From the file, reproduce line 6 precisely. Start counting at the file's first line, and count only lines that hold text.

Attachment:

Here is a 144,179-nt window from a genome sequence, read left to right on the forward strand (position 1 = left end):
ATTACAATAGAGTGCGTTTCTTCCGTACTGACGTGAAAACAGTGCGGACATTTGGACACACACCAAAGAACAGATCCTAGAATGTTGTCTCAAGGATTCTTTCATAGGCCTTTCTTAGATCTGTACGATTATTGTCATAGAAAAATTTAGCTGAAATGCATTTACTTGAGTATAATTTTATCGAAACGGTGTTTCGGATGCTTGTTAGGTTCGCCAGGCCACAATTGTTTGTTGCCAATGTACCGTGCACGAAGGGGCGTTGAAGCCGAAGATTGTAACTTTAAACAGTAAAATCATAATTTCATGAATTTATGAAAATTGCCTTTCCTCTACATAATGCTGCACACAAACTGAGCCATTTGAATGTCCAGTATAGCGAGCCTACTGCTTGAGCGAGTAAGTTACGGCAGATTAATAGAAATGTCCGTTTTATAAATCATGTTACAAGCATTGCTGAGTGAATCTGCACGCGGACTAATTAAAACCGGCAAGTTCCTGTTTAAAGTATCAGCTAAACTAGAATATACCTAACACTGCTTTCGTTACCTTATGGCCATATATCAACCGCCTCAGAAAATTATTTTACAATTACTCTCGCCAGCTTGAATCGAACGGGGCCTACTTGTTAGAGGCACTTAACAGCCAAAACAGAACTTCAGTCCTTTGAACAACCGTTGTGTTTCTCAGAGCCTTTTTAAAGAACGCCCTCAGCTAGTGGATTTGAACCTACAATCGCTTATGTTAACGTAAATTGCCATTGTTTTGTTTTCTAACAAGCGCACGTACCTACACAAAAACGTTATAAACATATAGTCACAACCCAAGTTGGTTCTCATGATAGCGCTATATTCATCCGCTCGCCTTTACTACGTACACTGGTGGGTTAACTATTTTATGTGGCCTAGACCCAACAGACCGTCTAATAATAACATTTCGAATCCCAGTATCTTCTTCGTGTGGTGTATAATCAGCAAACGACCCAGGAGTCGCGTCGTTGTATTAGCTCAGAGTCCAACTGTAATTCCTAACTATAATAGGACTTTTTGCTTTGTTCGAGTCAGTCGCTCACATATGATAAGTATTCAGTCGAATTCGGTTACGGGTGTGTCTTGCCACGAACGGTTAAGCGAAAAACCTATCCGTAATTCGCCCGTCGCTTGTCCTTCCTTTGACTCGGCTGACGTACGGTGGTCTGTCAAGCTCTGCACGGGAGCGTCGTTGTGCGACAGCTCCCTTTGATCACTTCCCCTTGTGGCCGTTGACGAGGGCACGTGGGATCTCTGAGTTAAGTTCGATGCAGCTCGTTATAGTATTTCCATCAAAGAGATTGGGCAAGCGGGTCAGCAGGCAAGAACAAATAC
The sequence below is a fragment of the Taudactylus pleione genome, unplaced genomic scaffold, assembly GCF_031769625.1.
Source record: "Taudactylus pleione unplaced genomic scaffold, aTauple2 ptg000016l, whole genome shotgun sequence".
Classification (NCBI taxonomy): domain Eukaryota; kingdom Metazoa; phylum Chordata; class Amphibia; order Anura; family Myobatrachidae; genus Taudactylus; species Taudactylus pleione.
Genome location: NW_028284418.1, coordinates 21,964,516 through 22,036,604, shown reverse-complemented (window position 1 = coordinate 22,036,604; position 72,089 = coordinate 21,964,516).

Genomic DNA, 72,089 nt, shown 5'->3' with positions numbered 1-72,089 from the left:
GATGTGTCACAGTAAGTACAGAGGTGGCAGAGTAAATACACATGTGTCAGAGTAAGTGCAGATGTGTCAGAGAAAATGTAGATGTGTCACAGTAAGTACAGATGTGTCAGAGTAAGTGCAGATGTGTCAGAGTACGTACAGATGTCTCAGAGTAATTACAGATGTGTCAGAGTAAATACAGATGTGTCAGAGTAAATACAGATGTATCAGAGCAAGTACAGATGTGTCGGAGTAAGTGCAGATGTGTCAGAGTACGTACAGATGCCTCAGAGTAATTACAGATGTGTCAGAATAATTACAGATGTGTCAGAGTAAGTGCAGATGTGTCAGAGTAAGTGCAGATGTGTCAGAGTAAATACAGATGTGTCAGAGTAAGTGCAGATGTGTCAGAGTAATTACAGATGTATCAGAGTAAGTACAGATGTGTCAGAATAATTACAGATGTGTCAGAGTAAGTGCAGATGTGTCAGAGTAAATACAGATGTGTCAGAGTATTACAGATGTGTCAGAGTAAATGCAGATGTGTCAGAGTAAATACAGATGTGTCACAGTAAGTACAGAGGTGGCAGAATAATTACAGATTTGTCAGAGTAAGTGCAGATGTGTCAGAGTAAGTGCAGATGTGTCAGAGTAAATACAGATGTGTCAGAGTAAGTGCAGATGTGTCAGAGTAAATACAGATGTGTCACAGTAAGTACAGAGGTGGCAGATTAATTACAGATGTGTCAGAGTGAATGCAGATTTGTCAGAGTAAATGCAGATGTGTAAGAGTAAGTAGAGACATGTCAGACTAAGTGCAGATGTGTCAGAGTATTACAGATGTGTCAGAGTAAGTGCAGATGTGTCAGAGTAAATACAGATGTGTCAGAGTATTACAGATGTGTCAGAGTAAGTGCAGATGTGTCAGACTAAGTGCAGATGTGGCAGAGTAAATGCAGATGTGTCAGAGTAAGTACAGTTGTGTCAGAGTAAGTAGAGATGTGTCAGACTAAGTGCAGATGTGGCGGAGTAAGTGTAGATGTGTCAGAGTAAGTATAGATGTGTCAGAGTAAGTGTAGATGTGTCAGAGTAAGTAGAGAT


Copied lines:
Genome location: NW_028284418.1, coordinates 21,964,516 through 22,036,604, shown reverse-complemented (window position 1 = coordinate 22,036,604; position 72,089 = coordinate 21,964,516).